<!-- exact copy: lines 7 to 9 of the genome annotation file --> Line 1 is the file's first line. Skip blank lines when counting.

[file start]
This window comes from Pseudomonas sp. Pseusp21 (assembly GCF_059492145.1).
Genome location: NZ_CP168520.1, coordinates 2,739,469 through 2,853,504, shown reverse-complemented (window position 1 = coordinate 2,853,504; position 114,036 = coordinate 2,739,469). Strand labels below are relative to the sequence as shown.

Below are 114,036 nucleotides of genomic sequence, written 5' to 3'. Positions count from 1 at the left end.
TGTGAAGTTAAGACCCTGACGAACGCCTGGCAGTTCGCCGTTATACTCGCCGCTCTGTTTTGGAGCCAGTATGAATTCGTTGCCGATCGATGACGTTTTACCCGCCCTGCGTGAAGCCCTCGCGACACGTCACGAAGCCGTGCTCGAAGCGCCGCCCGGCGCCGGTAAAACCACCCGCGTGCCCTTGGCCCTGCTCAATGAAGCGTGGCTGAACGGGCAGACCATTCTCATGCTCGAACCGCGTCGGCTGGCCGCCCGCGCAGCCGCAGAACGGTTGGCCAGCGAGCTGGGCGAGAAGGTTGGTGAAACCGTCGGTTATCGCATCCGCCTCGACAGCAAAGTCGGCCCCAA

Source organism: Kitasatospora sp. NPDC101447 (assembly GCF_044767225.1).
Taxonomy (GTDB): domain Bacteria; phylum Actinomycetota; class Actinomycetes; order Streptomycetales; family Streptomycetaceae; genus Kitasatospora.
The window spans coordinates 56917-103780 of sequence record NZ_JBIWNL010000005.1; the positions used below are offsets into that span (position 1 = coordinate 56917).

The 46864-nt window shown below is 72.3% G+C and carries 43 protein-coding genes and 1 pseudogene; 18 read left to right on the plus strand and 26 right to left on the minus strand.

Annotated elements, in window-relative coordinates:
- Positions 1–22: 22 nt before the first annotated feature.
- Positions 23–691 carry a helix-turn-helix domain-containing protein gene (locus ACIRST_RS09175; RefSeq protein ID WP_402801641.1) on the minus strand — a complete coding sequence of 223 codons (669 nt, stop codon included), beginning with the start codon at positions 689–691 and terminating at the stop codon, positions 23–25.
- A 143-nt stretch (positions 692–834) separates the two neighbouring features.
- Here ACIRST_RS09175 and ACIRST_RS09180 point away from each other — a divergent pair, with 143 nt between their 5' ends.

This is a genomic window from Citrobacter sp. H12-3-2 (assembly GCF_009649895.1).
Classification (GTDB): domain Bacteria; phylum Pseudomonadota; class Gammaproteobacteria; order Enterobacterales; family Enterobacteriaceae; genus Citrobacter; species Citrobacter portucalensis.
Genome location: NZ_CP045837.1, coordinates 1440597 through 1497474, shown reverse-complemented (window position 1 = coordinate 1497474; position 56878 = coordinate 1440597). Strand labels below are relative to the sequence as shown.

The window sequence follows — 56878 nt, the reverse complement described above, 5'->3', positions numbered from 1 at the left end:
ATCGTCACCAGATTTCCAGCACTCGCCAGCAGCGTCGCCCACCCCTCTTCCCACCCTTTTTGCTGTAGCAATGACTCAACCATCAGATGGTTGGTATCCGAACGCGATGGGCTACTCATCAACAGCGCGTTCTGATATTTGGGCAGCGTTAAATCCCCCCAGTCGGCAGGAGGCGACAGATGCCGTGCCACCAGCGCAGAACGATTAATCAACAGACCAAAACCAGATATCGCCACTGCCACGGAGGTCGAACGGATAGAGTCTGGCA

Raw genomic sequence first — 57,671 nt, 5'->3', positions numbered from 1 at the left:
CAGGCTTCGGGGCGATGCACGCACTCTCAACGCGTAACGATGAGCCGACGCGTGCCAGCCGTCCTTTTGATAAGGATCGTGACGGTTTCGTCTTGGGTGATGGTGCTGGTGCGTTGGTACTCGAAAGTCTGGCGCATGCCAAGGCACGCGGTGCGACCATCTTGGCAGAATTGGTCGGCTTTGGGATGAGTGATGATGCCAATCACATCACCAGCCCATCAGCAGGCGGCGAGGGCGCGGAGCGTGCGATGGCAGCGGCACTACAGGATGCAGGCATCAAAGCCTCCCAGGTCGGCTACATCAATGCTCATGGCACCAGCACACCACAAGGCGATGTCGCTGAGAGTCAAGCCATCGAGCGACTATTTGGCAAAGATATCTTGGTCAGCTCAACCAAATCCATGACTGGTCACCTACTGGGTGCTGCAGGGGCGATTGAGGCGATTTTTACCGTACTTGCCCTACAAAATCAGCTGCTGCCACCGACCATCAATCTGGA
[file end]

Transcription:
The window spans coordinates 56917-103780 of sequence record NZ_JBIWNL010000005.1; the positions used below are offsets into that span (position 1 = coordinate 56917).

The 46864-nt window shown below is 72.3% G+C and carries 43 protein-coding genes and 1 pseudogene; 18 read left to right on the plus strand and 26 right to left on the minus strand.

Annotated elements, in window-relative coordinates: